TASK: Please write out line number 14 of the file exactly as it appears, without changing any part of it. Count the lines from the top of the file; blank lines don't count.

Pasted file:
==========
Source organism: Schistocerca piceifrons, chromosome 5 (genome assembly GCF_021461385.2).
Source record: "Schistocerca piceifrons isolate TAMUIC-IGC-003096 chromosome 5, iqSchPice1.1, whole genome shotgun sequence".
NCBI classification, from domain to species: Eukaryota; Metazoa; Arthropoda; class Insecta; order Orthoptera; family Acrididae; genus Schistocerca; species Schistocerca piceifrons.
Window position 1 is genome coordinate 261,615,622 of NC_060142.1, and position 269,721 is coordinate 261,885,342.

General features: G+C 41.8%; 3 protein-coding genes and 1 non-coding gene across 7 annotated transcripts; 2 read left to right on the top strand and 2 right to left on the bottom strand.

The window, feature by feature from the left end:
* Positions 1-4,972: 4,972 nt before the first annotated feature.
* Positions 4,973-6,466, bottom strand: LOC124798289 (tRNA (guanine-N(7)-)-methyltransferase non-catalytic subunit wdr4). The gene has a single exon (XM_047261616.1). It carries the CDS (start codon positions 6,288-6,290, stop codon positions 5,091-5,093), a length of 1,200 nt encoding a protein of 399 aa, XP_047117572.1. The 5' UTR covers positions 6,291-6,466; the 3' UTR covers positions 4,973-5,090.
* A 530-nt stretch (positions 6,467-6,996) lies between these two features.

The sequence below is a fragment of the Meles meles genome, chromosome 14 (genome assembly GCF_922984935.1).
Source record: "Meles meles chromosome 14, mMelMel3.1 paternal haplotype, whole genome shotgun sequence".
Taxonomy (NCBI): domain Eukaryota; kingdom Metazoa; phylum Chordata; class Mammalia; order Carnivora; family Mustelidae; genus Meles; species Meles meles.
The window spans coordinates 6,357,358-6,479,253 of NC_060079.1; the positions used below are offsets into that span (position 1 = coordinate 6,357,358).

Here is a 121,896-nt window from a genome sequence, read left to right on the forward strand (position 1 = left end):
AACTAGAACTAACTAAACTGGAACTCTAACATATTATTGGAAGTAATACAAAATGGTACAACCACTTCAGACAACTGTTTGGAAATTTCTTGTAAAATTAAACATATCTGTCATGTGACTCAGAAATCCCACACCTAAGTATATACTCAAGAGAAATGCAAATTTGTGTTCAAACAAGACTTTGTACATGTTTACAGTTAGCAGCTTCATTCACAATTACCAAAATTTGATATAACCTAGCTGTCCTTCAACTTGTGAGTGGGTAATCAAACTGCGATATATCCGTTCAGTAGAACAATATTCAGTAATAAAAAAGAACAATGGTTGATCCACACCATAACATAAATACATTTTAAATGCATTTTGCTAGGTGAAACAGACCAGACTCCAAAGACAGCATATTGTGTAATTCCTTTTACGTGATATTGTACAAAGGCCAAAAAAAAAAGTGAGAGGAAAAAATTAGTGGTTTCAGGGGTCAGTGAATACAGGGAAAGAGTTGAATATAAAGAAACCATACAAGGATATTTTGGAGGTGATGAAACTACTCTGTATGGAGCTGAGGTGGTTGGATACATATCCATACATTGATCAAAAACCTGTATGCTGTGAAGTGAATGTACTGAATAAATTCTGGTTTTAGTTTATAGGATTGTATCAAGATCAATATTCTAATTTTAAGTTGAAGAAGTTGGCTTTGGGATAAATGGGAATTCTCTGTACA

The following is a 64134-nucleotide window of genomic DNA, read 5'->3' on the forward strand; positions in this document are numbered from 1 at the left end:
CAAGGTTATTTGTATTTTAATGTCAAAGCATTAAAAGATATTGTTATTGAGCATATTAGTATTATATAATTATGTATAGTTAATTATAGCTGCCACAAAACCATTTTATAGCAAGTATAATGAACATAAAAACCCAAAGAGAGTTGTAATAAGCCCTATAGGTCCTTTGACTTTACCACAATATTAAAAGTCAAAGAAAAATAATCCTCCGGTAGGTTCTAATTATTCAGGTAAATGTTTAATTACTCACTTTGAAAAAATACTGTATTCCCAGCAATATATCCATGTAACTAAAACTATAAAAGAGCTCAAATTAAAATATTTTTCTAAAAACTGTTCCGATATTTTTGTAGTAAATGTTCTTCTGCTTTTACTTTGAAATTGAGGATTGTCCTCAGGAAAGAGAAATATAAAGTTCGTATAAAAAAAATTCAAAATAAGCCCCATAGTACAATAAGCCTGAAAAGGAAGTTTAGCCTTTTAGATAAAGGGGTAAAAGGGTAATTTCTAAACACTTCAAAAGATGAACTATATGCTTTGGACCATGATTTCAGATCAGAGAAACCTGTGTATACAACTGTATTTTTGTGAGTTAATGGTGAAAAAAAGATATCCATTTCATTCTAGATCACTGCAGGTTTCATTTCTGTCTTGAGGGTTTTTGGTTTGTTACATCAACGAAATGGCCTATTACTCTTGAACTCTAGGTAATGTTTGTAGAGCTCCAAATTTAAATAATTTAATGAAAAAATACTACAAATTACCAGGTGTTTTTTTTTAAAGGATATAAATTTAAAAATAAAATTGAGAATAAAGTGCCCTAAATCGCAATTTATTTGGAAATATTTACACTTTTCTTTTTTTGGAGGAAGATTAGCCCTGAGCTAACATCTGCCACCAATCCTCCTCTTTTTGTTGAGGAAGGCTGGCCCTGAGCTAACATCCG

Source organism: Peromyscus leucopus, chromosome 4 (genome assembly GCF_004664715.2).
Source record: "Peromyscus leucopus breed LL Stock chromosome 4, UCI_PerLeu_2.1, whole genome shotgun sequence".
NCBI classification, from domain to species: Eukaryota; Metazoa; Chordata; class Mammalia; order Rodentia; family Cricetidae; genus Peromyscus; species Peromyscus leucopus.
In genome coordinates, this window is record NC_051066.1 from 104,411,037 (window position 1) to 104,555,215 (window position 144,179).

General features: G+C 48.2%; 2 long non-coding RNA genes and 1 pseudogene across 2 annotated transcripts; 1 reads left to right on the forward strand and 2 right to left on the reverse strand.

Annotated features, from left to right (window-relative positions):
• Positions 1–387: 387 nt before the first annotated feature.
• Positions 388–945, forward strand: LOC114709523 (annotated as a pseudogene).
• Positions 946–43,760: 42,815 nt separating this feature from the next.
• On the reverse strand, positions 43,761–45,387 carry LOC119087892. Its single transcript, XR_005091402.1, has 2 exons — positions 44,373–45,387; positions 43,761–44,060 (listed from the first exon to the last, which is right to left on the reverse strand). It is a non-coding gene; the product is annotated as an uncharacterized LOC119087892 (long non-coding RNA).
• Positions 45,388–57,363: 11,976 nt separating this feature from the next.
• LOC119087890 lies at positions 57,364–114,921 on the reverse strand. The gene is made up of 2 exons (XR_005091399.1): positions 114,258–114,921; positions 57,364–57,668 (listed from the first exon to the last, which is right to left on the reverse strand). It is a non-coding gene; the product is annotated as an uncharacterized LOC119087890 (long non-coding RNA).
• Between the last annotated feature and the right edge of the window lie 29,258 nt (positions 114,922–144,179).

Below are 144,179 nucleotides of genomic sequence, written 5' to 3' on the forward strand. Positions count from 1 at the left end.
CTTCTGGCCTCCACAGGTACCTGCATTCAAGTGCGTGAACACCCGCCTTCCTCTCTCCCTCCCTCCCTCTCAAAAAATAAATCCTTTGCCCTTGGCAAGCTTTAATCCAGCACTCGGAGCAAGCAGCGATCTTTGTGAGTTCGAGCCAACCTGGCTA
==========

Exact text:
Here is a 121,896-nt window from a genome sequence, read left to right on the forward strand (position 1 = left end):